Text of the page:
RAY SUAREZ: While there’s already plenty of debate surrounding the stimulus, one provision in particular has sparked a major fight between labor groups, members of Congress, and foreign governments.
It’s called “buy American.” It would require that any manufactured goods used in public works projects connected with the stimulus money must come from American suppliers.
That proposal has triggered an uproar from a number of America’s trading partners and from some business groups. Yesterday, President Obama weighed in, saying he thought the “buy American” provision does not belong in any stimulus bill. Here’s what he told ABC’s Charlie Gibson.
U.S. PRESIDENT BARACK OBAMA: I think that would be a mistake right now. That is a — that is a potential source of trade wars that we can’t afford at a time when trade is sinking all across the globe.
CHARLES GIBSON, host, “ABC World News Tonight”: What’s in there now? Do you think that does that? Do you want it out?
U.S. PRESIDENT BARACK OBAMA: I think we need to make sure that any provisions that are in there are not going to trigger a trade war.
RAY SUAREZ: The president’s remarks in turn prompted more reaction today. The Canadian trade minister said he was encouraged by Mr. Obama’s statements.
However, some of the president’s congressional allies insisted the provision remain in the bill. The chairman of the House Transportation Committee, James Oberstar, told reporters, “If it’s not in, I’m not supporting this package, and I’ll bring a lot of votes with me.”
EU opposes protectionism
RAY SUAREZ: We have our own debate on this issue. Richard Trumka is the secretary general of the AFL-CIO, a federation of more than 55 national and international labor unions. It favors the "buy American" provision.
And former Irish Prime Minister John Bruton, who's now the European Union's ambassador in Washington.
And, Ambassador Bruton, you've already communicated your displeasure with the "buy American" provisions. What's the E.U.'s objection?
JOHN BRUTON, European Union ambassador to the United States: Mainly, we see the current economic crisis as a global crisis, that no one country, even a country as big as the United States, can resolve on its own. It needs the cooperation of all the other major economic partners in the world -- China, India, the European Union, so forth.
And the risk is that if we introduce a protectionist measure into a major stimulus bill in the United States, that all of us will start doing the same, and we'll get a sort of domino effect, and we won't as a result get the same bang for our buck in terms of stimulus.
If you try to confine stimulus within an artificial boundary, you will end up paying more money to get less, and that's not what we need on a global basis at this stage.
RAY SUAREZ: Richard Trumka, what about that risk? The United States is a major exporting nation.
RICHARD TRUMKA, AFL-CIO secretary general: Well, many of the other countries have already done this much more than we're trying to do with the "buy American" provision. When China did it, the E.U. said nothing. When France did it, the E.U. said nothing. When Germany did it, the E.U. said nothing. When Korea did it, the E.U. said nothing.
This is a stimulus package to get the American economy going. Now, we're going to spend almost $1 trillion, and we won't get our economy going unless we actually spend that money here and create jobs here. It's American taxpayers saying we want to spend our money to get American jobs and the economy going.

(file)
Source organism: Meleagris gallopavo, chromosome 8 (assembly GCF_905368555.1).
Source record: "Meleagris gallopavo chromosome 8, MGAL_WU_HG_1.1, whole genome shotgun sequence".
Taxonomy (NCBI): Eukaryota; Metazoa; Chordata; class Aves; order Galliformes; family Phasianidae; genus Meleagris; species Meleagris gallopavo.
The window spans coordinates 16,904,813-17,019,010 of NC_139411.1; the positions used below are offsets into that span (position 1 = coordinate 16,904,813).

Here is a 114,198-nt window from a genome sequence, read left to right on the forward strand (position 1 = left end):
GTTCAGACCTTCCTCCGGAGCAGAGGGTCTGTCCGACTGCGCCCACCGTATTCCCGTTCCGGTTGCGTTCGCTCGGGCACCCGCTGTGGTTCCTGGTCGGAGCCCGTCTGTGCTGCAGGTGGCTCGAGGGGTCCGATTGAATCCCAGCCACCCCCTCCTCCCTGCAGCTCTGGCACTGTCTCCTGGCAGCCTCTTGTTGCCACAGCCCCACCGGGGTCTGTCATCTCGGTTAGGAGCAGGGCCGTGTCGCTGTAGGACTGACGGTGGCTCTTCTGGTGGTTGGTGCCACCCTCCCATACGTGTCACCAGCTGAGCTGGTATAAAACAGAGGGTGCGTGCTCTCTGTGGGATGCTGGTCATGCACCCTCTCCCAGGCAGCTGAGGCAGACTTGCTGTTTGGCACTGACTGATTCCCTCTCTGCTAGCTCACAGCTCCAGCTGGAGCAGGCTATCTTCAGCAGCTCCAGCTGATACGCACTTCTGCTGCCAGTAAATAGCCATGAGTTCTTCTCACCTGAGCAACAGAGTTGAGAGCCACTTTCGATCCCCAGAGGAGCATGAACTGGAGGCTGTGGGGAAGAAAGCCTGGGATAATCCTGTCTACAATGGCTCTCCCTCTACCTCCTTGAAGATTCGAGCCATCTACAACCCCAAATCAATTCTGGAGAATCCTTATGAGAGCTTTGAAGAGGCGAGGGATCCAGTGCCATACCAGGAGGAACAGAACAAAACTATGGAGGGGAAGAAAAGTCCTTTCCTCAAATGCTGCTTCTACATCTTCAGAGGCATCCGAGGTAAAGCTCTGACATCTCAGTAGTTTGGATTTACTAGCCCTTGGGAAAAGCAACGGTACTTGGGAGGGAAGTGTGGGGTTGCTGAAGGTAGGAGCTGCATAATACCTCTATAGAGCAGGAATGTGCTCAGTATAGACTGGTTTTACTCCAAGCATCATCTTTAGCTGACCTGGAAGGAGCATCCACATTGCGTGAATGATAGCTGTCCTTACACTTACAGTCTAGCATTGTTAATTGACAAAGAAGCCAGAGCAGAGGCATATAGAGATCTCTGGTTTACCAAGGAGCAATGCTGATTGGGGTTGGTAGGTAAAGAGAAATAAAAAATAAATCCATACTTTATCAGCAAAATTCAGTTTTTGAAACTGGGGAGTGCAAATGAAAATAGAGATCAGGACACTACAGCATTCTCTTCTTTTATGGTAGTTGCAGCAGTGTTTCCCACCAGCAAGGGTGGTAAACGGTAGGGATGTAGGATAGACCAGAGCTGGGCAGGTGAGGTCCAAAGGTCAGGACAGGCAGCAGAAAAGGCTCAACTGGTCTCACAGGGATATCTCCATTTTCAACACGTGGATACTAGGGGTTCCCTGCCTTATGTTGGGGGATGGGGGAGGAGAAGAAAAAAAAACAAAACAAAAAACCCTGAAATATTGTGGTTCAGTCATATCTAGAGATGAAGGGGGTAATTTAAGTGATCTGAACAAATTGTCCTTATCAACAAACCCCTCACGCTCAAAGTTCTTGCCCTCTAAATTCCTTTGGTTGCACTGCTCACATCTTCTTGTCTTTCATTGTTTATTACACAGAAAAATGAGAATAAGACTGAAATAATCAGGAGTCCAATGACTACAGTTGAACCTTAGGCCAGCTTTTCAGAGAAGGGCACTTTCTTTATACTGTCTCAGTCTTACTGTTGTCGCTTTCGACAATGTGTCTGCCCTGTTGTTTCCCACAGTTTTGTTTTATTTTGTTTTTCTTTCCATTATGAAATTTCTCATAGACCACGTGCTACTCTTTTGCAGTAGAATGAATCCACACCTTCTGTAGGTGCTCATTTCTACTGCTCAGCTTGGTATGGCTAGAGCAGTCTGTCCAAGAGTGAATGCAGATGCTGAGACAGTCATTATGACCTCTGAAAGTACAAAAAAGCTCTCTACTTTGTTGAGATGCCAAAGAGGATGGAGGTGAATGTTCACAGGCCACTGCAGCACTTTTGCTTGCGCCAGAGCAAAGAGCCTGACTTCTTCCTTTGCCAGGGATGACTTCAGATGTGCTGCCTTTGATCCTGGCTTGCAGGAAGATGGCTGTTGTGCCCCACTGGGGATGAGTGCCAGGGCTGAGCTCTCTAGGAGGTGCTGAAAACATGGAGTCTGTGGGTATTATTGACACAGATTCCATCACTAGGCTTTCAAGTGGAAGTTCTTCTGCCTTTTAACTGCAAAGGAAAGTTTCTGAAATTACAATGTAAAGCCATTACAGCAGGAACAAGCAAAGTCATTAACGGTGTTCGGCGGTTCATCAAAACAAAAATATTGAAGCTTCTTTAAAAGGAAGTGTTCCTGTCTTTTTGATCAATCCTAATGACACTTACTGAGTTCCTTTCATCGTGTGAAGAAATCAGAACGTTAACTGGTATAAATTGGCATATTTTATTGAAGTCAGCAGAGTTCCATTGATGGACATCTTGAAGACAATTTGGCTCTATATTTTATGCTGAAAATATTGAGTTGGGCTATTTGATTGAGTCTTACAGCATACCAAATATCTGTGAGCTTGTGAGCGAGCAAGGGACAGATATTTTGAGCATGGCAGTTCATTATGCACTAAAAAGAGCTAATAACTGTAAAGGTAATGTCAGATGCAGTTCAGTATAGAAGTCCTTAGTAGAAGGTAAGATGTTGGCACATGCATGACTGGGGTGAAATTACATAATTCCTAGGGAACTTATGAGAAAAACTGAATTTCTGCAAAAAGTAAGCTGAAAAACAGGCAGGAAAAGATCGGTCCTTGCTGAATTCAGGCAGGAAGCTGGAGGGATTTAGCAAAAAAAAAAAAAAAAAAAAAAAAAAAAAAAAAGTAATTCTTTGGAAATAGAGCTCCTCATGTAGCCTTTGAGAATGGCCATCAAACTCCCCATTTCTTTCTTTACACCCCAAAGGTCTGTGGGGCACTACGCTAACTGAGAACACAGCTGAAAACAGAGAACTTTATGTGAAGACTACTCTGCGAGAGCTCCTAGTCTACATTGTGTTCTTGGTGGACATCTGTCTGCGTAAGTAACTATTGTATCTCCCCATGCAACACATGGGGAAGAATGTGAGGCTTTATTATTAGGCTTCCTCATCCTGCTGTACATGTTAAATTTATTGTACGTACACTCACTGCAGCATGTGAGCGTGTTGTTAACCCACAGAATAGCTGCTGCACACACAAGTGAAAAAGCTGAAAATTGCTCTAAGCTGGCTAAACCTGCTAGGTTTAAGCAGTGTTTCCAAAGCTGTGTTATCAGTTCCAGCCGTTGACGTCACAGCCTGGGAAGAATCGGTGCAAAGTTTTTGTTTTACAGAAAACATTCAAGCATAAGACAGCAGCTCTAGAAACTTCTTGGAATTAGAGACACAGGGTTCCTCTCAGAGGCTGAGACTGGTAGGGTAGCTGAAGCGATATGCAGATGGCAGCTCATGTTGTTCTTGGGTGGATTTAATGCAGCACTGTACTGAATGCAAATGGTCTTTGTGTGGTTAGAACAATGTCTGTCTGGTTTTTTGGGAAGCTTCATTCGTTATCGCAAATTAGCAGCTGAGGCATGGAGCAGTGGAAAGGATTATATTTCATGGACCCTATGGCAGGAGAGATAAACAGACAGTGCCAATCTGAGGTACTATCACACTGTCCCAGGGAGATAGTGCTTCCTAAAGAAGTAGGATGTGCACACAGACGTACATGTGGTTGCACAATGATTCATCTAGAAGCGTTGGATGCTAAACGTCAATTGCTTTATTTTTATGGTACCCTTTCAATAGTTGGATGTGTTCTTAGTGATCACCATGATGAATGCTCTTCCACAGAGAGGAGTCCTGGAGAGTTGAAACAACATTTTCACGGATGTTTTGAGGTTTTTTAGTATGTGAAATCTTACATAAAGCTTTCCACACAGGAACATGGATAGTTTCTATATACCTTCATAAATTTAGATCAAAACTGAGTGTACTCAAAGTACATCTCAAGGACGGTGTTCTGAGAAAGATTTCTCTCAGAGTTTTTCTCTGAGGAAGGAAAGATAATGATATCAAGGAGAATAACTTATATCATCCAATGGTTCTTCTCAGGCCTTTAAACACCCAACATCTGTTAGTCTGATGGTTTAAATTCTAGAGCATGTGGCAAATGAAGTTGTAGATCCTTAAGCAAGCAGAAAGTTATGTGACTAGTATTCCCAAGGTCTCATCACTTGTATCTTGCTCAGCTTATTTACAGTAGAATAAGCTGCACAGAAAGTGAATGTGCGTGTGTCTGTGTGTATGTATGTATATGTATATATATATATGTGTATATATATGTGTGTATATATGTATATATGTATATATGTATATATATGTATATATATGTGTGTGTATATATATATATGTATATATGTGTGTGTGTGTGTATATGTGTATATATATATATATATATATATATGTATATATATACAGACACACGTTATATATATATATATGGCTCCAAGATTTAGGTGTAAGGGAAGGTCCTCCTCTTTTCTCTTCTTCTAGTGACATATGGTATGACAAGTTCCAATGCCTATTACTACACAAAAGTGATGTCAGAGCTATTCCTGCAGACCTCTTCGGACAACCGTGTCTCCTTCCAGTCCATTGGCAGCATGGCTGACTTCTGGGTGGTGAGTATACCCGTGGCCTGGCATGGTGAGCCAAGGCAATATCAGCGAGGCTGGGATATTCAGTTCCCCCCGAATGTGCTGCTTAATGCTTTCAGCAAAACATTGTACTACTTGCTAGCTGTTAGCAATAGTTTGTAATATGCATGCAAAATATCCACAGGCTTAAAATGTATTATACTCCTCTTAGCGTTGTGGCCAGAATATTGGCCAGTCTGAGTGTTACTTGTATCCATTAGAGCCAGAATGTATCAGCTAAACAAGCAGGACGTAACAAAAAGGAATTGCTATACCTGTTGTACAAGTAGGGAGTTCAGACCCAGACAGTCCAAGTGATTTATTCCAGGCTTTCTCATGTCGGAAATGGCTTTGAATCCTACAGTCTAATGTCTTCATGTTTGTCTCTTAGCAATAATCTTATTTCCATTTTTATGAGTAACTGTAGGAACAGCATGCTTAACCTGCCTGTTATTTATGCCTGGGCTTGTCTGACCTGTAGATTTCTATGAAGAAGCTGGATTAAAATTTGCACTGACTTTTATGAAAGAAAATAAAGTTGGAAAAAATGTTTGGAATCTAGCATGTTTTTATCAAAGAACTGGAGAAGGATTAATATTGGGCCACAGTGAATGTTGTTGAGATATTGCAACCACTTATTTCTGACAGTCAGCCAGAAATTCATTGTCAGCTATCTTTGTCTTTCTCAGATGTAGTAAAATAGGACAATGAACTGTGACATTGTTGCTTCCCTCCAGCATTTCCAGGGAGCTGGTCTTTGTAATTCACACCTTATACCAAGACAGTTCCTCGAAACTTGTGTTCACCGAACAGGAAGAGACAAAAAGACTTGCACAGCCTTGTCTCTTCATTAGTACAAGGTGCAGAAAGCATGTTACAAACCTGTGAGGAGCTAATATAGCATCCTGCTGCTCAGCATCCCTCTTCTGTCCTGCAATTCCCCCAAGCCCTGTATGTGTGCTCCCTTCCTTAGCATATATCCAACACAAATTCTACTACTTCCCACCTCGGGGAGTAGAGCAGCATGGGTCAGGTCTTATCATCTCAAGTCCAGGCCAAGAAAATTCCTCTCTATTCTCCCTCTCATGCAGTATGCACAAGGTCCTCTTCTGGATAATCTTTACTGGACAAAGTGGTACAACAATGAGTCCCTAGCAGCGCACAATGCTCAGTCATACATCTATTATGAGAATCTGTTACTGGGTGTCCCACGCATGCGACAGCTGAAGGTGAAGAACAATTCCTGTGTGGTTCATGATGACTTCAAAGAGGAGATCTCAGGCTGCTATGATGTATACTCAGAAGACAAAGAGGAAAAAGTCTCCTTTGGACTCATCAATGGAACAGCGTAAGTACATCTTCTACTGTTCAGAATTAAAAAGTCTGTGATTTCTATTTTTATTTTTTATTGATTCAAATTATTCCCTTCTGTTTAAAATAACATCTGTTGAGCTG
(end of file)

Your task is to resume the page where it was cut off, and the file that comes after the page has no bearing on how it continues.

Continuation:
It does the European Union precious little good if we spend almost a trillion dollars and our economy doesn't get going. And while it is an international thing for us to consider, every one of the countries that he represents, that the ambassador represents, has done more to create procurement jobs in their own countries than this provision does in the stimulus bill.
Measure would inflate costs
RAY SUAREZ: What about that, Mr. Ambassador? Not only do you have an interest, Mr. Trumka says, in a healthy, moving United States, but your member countries do the same thing?
JOHN BRUTON: Our member countries are not allowed to do the same thing. The European Commission is exceptionally vigilant in pursuing any member state that introduces state aids that distort competition within the European Union.
And the biggest investor in the European Union from outside is America, and the biggest investor in the United States from outside are the countries of the European Union.
If we introduce protectionist barriers like this, we will reduce the value of all our investments in one another's economies. We'll introduce new restrictions on how we can use our money in the most effective way to create jobs and to create improved welfare.
We've also been very strong in our opposition, very often in conjunction with the United States, to protectionist measures when they're introduced in China. And we need to have the leverage with China to push them much harder to open up their economy to our exports.
But if we start setting the wrong example ourselves in the United States, or if we were to do the same in Europe, then we'd have no case to make to the Chinese.
RAY SUAREZ: Go ahead.
RICHARD TRUMKA: Let me refresh the ambassador's recollection. The E.U. has excluded all federal contracts and all provincial contracts in connection with the fields of drinking water, energy, transportation, and telecommunications. They're completely excluded, and you can give every one of those to one of your countries.
This is a far more narrow provision that seeks to get our economy going, Mr. Ambassador. It's the American taxpayers' dollars.
And let me ask you something. You keep bantering about the word "protectionist." If a consumer, American consumer goes into a store and there's two shirts, one made in the United States and one made in Europe, and that consumer decides to buy the U.S. shirt, I assume you wouldn't call that protectionism?